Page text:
Can My Child Benefit from Upper Valley Counseling?
Many people think of therapy as a place for adults to work through problems; and that can certainly be true. But what about children? Are there situations where children can benefit from working with an Upper Valley counselor? Absolutely.
Often, when a family decides to bring a child or children to therapy, there is already stress within the family. Perhaps there has been a death in the family or someone has lost a job. When stresses affect adults they take their toll on the children as well. It can add to the strain if the adults are trying to cope with the stressful situation and be a supportive parent at the same time. Therapy can provide support for both.
What can a child gain from therapy?
First, the therapist can be a sympathetic listener for both parent and child. When Vermont Talk therapists work with children, they ask to meet periodically with parents as well as meeting regularly with the child. This allows the therapist to get to know the child better than if they were working without the parent. After all, the parent has known the child all of his or her life.
When the therapist meets with the parent, there is an opportunity to share concerns, thoughts, and moments of pride that you have experienced with your child. The therapist may discuss the general progress of the therapy, but she will not divulge details or quote your child. It is important for the therapy room to become a place where the child can talk freely and feel safe. The same is true for meetings with parents; the therapist will not discuss anything the parent says with the child.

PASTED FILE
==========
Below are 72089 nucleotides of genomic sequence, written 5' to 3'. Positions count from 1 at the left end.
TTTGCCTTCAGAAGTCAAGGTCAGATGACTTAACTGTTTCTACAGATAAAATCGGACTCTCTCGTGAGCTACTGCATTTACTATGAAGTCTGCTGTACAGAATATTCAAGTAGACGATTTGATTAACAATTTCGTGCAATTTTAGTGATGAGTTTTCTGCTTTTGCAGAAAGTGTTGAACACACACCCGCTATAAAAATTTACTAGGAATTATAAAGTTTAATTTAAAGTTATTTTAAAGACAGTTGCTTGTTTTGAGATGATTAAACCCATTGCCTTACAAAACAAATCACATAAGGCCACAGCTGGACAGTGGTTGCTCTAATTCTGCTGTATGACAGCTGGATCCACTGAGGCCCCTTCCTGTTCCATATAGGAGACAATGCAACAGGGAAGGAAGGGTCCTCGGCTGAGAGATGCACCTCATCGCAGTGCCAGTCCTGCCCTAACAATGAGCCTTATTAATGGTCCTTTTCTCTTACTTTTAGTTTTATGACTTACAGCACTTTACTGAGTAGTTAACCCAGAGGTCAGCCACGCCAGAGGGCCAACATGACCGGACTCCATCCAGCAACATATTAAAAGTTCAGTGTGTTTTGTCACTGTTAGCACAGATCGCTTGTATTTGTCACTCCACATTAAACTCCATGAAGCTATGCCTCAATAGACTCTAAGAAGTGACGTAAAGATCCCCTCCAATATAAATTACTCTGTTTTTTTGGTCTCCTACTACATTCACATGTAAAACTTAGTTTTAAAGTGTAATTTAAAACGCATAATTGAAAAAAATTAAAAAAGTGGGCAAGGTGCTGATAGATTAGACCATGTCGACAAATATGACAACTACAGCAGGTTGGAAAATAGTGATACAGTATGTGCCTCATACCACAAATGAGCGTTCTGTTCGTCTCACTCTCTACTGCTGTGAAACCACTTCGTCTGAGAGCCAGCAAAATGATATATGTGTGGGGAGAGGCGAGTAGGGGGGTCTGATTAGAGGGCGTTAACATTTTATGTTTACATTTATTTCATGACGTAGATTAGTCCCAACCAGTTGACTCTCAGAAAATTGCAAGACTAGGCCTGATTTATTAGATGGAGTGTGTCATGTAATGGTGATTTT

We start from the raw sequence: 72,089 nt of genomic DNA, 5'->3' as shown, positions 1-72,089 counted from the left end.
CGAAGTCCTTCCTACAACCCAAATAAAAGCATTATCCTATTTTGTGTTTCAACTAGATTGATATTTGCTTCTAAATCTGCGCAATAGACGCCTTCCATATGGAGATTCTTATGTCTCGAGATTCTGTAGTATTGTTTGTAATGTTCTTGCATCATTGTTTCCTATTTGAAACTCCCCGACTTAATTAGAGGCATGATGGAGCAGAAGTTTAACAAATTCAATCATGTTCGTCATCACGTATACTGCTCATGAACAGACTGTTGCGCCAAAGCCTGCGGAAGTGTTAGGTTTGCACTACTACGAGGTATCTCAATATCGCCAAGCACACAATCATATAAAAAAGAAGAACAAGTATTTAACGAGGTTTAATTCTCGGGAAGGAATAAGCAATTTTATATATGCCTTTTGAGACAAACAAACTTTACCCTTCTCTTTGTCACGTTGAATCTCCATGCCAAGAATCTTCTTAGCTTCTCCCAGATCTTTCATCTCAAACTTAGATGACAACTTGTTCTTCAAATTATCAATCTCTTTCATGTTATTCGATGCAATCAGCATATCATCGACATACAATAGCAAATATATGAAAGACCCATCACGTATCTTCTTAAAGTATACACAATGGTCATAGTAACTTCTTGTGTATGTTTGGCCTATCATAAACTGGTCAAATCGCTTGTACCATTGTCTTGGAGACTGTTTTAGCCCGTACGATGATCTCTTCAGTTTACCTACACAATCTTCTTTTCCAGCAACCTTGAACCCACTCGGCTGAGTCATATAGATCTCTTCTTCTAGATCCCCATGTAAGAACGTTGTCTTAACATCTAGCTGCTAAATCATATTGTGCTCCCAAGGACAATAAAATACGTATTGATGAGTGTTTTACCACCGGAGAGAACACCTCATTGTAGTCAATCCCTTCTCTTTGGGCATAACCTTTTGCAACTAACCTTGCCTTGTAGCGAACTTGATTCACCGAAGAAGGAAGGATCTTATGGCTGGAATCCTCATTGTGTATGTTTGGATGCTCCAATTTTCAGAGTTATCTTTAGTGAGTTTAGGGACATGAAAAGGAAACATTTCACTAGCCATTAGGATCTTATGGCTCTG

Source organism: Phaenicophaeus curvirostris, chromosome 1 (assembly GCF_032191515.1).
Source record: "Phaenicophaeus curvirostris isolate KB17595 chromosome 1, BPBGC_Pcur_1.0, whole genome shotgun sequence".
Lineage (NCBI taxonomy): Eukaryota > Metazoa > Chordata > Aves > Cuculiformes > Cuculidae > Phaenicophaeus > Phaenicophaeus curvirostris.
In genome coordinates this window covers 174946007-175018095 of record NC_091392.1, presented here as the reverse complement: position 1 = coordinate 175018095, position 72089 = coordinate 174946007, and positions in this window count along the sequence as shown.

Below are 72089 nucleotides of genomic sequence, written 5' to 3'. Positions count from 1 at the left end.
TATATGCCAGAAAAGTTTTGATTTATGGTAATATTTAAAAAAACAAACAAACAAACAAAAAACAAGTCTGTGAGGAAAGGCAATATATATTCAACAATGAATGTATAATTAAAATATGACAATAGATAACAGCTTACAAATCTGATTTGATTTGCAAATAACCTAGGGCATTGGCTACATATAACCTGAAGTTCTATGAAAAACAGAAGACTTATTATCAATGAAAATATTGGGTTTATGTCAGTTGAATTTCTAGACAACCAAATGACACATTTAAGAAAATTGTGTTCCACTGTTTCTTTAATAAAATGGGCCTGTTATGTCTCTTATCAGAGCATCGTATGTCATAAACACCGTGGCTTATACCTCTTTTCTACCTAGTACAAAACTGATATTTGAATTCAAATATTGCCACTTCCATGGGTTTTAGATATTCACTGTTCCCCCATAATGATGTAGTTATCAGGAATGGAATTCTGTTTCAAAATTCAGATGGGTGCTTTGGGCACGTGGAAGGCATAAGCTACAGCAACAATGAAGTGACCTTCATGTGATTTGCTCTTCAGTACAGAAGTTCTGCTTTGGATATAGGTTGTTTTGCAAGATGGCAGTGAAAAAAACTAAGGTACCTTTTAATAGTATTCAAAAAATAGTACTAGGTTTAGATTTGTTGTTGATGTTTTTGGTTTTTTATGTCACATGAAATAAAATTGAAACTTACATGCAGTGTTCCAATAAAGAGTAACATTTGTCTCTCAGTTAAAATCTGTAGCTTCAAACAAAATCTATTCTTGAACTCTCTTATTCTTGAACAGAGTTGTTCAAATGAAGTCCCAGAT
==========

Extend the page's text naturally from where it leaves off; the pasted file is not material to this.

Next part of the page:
There are some differences between adult therapy and the strategies used in child therapy. Most adults have the words and the awareness to discuss their emotional lives. Many children do not. They need structures that allow them to communicate thoughts and feelings in a more symbolic manner. This often involves play. It is sometimes difficult to understand what the therapist is working on with the child when the child talks about playing games in therapy. It’s tempting to think, “What is my child getting from therapy? All they do is play games!”
Games can provide several benefits to children. First, many children can talk more easily if they have something to do with their hands while talking. In this case, a game may teach the child that it is possible to find ways to relax when talking about stressful things. Second, playing games can help with learning limits, coping with frustration, and communicating feelings.
Once a child has begun to communicate more freely, the therapist can begin to help him or her define a problem and think about strategies for handling it. This will look different depending on the age of the child. For a three year old, the therapist may simply help the child label their feelings. Young children often do not know what they are feeling. They have not learned that the tight feeling they get in their chest when being teased means they are feeling frustrated and angry.
Once they become more aware of their own feelings, they can learn to use words rather than communicating through behaviors such as hitting, yelling, or throwing tantrums. A ten year old, on the other hand, can learn to observe themselves in stressful situations and anticipate when frustration starts and when it is getting to be too much to handle. He or she may learn strategies for decreasing their own inner tension as well as acquiring better communication skills.
Once you have decided therapy is appropriate for your child, how might you discuss this decision with your child? We will explore this in our next blog entry.